By Chris Mueller 

Photo by Charlese Dawson

Zim Syed is a Pittsburgh-based creative and former resident artist of the 2022 BOOM Universe residency program. The conceptual elements of Syed’s work stem from distinct perspectives shaped by his upbringing in Bangladesh and life as an American immigrant. His paintings are designed to portray a “re-versioning of existing forms” relative to our wider cultural environment – and in addition to Syed’s own personal experiences, his place in time is what leads him toward these remixes. By fusing deconstructed visual languages within one singular image, Syed provides an impactful viewpoint on social issues, economics, music, and culture.

In this interview, Syed discusses the correlation between his identity and his work, driving societal change through creative expression, and inspiring more artists of color to break barriers by turning their passions into a profession.

You spent parts of your childhood between Bangladesh and the UAE before immigrating to the United States. How does your upbringing influence the way you approach the creative process? You’ve mentioned deconstructing visual languages into one singular image to provide a fresh perspective on social issues, economics, and culture. How do you bring your perspective as a Bangledeshi-American to life?

Like any artist, I feel that identity will always play a major part in my creative process. I have views and perspectives based on my upbringing that are fused into certain pieces of work. However, I don’t always feel comfortable using them for shows because, to a certain extent, I’m not trying to exploit my culture just as a way to make money. But even though I am cognizant of that, my perspective is still within my work because my work represents my identity.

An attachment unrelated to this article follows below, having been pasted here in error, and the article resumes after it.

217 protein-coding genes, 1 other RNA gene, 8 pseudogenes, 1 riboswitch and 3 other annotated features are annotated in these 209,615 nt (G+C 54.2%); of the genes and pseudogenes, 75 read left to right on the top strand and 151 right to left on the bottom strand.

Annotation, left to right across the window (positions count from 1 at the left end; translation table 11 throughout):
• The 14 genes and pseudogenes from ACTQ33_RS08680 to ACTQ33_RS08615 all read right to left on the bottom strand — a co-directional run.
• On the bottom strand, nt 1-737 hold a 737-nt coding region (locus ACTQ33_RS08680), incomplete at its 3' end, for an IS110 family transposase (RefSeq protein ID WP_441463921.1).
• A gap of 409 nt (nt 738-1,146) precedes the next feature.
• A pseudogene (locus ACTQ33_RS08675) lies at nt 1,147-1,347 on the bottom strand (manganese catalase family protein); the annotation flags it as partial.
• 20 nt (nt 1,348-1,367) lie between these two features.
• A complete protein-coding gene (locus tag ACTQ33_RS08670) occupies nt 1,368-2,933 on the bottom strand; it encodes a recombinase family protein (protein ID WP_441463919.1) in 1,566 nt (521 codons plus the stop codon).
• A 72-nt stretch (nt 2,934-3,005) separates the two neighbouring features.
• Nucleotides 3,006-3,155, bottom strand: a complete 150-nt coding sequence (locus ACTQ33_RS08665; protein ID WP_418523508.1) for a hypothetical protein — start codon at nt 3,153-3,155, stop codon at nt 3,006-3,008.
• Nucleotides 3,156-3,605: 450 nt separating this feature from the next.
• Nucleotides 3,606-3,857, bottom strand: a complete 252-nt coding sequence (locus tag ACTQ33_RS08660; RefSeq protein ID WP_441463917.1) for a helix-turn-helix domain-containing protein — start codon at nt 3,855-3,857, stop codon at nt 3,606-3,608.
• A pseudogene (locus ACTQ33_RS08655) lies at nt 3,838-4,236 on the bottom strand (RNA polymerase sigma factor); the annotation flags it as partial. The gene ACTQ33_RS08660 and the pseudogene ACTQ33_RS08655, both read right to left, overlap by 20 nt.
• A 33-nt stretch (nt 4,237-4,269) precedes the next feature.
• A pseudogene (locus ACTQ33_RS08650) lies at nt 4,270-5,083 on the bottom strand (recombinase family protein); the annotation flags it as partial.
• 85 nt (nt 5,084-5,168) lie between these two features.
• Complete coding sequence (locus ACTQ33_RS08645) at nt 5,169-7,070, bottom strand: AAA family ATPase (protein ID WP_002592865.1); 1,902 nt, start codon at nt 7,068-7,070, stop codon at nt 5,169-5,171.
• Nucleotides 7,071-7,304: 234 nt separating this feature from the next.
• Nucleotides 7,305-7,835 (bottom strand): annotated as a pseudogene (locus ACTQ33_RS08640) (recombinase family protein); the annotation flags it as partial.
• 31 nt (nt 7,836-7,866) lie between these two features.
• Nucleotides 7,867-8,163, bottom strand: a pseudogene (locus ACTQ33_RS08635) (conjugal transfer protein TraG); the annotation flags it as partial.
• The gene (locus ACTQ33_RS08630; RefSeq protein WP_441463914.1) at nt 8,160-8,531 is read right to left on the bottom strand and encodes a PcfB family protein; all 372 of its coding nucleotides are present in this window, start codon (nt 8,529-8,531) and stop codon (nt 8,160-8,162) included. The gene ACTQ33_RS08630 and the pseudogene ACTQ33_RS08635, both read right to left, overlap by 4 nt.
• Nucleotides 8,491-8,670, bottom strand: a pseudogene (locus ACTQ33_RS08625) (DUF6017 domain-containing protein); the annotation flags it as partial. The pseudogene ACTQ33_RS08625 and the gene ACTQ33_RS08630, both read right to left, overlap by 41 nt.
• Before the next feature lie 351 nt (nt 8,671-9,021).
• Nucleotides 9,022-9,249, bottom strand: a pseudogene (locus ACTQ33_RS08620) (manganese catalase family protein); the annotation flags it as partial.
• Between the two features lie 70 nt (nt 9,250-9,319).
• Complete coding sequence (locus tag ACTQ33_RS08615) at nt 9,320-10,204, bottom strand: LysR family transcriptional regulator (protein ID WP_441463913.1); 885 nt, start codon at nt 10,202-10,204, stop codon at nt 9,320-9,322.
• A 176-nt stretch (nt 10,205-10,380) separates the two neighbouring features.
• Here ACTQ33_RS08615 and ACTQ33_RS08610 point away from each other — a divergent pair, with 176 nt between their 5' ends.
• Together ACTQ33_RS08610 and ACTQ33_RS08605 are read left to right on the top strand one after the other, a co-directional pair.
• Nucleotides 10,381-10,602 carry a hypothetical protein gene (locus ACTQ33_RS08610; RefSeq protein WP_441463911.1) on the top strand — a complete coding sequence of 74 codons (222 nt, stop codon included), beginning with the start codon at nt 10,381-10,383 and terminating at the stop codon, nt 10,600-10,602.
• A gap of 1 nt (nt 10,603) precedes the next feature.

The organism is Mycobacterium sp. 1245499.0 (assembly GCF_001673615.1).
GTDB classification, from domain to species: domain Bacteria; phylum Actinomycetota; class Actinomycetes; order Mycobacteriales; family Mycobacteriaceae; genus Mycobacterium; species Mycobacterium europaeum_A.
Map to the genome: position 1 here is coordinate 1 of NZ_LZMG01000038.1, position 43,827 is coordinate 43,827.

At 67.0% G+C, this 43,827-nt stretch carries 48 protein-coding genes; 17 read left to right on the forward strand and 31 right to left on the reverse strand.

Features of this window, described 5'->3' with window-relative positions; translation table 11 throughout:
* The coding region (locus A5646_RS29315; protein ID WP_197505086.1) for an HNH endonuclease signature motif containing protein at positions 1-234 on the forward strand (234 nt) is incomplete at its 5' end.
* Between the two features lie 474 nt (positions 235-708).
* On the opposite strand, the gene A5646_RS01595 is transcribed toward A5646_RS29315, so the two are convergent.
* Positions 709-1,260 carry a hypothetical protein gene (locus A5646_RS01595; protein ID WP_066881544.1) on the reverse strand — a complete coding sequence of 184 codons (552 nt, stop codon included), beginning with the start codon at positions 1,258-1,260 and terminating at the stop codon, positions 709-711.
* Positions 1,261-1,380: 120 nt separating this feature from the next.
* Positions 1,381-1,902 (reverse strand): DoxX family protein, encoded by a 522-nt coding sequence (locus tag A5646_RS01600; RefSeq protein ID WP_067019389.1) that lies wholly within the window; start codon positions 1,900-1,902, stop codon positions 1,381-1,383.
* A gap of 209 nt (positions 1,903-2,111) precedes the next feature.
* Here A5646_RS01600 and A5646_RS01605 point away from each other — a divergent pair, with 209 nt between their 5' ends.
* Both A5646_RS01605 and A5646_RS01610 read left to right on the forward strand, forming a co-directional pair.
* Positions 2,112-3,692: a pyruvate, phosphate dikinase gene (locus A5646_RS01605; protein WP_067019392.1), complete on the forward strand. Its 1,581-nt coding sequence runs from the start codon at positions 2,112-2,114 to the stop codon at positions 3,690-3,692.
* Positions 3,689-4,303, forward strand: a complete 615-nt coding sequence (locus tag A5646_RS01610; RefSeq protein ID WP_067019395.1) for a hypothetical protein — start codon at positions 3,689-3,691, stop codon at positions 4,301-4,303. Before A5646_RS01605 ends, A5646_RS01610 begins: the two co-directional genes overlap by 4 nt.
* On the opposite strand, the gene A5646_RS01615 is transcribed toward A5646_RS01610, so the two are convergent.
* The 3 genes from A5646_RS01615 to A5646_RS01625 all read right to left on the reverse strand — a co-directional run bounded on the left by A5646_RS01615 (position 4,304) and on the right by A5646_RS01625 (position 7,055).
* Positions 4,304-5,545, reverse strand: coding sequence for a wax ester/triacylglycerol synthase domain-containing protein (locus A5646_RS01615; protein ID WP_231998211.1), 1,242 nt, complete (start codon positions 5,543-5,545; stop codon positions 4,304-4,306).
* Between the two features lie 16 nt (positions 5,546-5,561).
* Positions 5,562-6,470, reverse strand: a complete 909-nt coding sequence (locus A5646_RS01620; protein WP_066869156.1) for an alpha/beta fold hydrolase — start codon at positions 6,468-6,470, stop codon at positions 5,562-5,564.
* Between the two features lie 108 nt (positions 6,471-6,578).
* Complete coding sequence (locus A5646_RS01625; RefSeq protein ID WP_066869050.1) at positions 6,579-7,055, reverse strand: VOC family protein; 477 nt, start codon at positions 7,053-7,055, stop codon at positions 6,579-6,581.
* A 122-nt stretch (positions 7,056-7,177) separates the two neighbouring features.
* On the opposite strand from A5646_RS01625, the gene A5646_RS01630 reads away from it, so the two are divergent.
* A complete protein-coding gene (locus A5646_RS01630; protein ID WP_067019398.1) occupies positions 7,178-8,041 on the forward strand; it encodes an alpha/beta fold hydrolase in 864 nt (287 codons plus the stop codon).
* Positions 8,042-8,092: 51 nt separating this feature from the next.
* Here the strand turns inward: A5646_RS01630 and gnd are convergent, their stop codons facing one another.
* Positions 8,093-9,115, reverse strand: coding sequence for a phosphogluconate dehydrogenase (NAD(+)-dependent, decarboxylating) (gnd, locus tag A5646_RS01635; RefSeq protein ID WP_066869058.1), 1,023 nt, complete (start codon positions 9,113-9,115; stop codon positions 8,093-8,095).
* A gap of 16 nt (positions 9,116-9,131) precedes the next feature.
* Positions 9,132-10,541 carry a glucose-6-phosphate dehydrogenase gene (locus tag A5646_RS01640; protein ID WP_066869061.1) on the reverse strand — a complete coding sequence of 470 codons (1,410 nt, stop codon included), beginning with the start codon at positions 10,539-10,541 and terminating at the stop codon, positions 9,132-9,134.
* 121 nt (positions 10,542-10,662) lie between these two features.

I like to make art that will talk about certain societal issues based on what I’ve experienced here. For example, after living in East Liberty for the past 10 years, I’ve witnessed a lot of change and gentrification, so sometimes I’ll use certain images that resemble construction lines or colors to cast a spotlight on the detrimental impact of that change taking place within our neighborhood.

Can you tell us more about your journey as an up and coming artist in Pittsburgh? What compelled you to pursue this as a career? Is there anyone in particular who has inspired you along the way? 

I always had an interest in drawing while growing up, but one day after college I just decided that I was going to take painting seriously. There wasn’t any particular reason behind it – just me being kind of crazy I guess. My early paintings were more traditional, but now I just destroy stuff and staple things together as part of my creative process. I draw a lot of inspiration from other artists, particularly Jean-Michel Basquiat. He is a really important part of my story. His work has always been accessible to me in a way that inspired me to make art.

I also need to give a shout-out to Samira Mendoza, a local artist and longtime collaborator, for their role as a community leader across the Pittsburgh art scene. Because sometimes with art, there’s a sense of competition among creatives. Like, whose work is better? Whose work is more impactful? Whose work is more inspiring? None of that was there with Samira. They were always more interested in fostering an inclusive culture of empowerment for Pittsburgh-based artists. Back in 2018, we used to do little basement shows where we’d all just hang out and make art at this house behind Mixtape (in Garfield). It introduced me to a whole new community of people – artists and musicians alike. 

You were the lead artist for the John Lewis mural on Locust Street in Uptown to promote visual messages about police brutality, systemic racism, and gun violence. Considering the daily impact those three issues have on Pittsburgh’s BIPOC community, what did it mean for you to be involved in that project? And what did you focus on during the creative process to ensure the mural embodied its messages?

It was a surreal experience and I’m really thankful for the opportunity to be a part of it. Creating the mural was about a month-long process for everyone involved. In the moment, I was more focused on studying the intricacies of Lewis’ face and studying the shading I was doing, but now whenever I drive by it or see a picture, it really brings back a lot of emotion. He was such an important and impactful person, and now his face is there for the entire community to see it.